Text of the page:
Women of Zimbabwe Arise (Woza) is now a household name in Zimbabwe because of its members’ pioneering work in civil activism.
One of its leaders, Jenni Williams, has been arrested over 65 times, with the latest detention lasting a couple of nights in Bulawayo police cells after Woza staged a protest during Zimbabwe’s recent Test match against New Zealand at Queens Sports Club on August 6.
Williams and co-Woza leader Magodonga Mahlangu have also won a string of international human rights awards, but she still sees herself playing a leading role in bringing the authorities to account for some time to come.
Williams (JW) spoke to our reporter Silas Nkala (SN) about her experiences and hopes for Zimbabwe. Below are excerpts of the interview.
SN: Who is Jenni Williams?
JW: I am a wife to Michael Williams, mother to Natalie, Christopher and Richard and grandmother to Benjamin and Evangeline.
I was born in Gwanda, Matabeleland South on April 1 1962 to Violet, who is daughter of Raymond McConville and Bahlezi Moyo.
SN: You have led Woza protests for a long time. do you think your form of activism has been effective in Zimbabwe?
JW: Woza is a mass movement of female and male activists. I founded Woza with the late Sheba Dube. I am on the board as founder, but daily I play a role as national coordinator, an elected national leadership position.
Initially, I used to be the one to call out the slogan to start protests, but so many activists are brave enough to do this work such that it is only in times of real fear that I have to play this role.
As a nationally elected leader [together] with Magodonga Mahlangu you can say we lead the protests, but our role has become more of facilitation of all the components that bring a peaceful protest into the street.
It is a Woza leadership criteria that when it comes to the hard work in the street, everyone is equalised and has to play a role to make the protest remain peaceful and to reach the intended target point and deliver a message.
So we become just one of the greater number in the protest, singing, dancing like everyone else. We also have to ensure that everyone reaches home safely.
Our form of activism is not only about street protests. We believe we are involved in a non-violent struggle for socio-economic rights. Non-violence has two strategic modes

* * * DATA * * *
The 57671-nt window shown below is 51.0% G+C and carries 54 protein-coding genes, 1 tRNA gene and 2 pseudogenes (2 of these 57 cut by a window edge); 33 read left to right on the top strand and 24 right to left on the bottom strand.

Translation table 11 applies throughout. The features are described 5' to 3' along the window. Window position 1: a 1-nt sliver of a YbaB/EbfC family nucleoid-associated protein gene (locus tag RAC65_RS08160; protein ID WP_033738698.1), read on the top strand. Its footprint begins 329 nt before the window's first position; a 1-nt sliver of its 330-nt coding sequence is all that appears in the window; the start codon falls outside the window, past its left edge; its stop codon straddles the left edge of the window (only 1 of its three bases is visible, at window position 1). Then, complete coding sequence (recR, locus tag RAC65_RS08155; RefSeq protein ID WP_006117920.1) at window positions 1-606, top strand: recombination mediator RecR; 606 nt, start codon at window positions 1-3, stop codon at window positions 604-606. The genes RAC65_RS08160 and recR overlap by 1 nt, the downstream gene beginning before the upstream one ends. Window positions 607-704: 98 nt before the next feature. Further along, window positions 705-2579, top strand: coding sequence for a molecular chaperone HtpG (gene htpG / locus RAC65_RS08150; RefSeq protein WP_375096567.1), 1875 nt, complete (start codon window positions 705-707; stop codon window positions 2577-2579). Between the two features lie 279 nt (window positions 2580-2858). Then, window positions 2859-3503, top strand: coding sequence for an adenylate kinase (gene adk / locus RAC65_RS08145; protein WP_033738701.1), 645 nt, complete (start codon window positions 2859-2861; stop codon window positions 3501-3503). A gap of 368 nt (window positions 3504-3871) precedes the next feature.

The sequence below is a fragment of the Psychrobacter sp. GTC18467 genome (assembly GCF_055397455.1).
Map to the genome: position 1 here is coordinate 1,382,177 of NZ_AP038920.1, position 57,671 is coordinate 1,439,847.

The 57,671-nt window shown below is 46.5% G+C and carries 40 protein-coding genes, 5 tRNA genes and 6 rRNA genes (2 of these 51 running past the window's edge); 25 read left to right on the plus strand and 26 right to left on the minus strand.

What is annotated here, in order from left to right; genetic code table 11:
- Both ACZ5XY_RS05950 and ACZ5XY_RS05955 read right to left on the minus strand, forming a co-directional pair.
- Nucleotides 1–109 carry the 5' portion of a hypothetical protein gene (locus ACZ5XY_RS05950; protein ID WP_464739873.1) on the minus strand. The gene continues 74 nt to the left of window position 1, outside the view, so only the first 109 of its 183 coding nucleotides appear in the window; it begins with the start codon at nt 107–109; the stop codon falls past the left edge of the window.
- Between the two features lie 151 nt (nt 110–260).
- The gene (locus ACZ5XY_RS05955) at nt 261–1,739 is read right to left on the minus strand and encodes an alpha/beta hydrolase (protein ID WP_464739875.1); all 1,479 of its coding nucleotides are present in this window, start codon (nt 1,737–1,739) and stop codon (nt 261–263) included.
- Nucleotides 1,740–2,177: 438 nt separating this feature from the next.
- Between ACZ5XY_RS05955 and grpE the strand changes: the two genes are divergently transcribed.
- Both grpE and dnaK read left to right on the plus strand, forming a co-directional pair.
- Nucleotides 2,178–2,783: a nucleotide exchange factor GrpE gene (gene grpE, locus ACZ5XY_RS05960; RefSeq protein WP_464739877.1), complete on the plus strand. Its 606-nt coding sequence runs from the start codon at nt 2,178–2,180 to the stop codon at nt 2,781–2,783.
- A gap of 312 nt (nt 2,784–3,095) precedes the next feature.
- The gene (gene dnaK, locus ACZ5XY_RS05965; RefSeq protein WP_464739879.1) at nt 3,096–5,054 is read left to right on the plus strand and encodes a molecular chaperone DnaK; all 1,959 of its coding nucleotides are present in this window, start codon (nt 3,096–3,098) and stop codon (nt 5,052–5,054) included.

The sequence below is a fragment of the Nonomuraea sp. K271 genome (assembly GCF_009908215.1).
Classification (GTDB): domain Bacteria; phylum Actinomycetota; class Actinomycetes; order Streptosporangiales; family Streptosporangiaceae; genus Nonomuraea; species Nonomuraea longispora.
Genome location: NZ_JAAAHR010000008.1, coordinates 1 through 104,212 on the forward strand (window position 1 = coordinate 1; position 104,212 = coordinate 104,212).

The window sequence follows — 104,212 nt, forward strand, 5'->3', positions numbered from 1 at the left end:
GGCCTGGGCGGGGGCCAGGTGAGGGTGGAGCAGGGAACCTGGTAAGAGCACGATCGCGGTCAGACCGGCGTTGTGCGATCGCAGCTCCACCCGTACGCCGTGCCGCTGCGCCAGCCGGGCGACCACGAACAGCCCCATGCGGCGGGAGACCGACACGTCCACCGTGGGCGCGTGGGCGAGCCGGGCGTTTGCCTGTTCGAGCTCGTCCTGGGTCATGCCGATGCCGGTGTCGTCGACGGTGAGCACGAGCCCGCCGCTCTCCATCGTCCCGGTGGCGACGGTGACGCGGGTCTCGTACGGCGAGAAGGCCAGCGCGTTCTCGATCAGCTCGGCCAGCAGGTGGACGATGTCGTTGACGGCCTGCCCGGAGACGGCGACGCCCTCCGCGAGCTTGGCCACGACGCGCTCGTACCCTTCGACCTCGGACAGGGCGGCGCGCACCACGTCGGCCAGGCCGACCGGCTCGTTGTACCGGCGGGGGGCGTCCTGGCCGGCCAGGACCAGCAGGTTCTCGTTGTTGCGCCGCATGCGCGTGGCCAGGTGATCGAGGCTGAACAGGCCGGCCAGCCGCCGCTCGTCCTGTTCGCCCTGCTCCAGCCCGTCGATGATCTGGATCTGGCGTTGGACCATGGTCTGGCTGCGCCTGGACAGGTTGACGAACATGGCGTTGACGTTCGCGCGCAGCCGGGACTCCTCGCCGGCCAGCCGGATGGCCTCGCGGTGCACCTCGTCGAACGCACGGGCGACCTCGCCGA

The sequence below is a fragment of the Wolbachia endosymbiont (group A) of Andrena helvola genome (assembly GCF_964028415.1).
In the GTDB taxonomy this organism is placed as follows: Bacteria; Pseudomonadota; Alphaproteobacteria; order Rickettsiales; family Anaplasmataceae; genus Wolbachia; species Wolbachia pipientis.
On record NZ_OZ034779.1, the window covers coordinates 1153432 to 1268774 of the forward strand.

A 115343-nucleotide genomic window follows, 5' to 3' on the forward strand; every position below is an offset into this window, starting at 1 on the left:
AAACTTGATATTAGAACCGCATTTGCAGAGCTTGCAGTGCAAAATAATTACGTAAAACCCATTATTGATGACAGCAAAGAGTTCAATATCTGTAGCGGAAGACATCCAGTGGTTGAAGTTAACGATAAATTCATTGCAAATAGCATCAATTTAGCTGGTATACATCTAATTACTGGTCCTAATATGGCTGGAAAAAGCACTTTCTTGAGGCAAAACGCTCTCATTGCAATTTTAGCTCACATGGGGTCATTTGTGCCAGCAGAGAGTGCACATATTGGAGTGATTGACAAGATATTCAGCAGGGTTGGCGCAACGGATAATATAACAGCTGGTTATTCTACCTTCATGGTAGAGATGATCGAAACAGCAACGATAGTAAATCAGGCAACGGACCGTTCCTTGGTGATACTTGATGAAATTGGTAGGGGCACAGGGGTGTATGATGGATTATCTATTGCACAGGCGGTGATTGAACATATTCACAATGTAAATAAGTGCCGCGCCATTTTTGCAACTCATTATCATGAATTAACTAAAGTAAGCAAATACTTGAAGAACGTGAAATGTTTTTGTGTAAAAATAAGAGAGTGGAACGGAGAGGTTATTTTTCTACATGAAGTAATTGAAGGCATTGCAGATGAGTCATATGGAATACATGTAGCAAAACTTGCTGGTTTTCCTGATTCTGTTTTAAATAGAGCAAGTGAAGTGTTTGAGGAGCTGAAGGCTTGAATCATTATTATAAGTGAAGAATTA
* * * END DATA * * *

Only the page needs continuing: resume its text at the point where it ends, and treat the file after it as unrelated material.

– The obstructive programme: We stand in the way of wrong-doing. this has over 200 forms of protest activities and Woza members conduct many — street drama, deputations, public speeches, sit ins, etc. The issues that motivate this array of activities come from members through a highly consultative process and they select the type of activity to do and only when there is a need for escalation do we have a mass protest. An escalation means policy makers have not heard our demand.
– The second part of our work is called the constructive programme; we lead the way in creating solutions and to quote Mahatma Ghandi, “be the change you seek”.
Woza had neglected this part of the work since formation so from 2011 we have been quietly doing this work in our community of members.
People then complain that we are silent or have lost our “mojo”, but we are very busy trying to help members beat the poverty trap and take their activism into their economic existence. We have formed savings clubs for members and they also collectively run income-generating projects.
SN: What led to the formation of Woza? Do you think you are achieving your goals and what have been the highlights of the group’s history?
JW: Women, individuals, some from church women’s wings, gathered together in 2002 to talk about the bad governance, economic meltdown and the culture of fear caused by Posa [Public Order and Security Act] and Aippa [Access to Information and Protection of Privacy Act].
They decided rather than to suffer in silence as was done during Gukurahundi, they would speak truth to power, be visible through peaceful protests as a way of showing Zimbabweans how to hold political leadership accountable for the crisis.
We told each other we would ask Zimbabweans to choose love over hate and show them that the power of love can overcome the love of power.
Therefore, our first official march as Woza was on Valentine’s Day of 2003. We handed out red roses and asked Zimbabweans to choose love over hate. We have shown Zimbabweans this form of democratic practice as a way to hold government accountable — evidence is plain to see in the number of protests in the streets.
Highlights include the walk from Bulawayo to Harare — 440km — to hand over a petition calling for the NGO Bill to be stopped. [Its] success caused the arrest of over 100 of us. Some were arrested twice in one week, having been arrested, released on bail then rearrested at parliament.
We have successfully taken constitutional cases under Posa to the constitutional court [ConCourt] on the right to protest, allowing others to use these successful rulings to join us in the fight for the right to protest.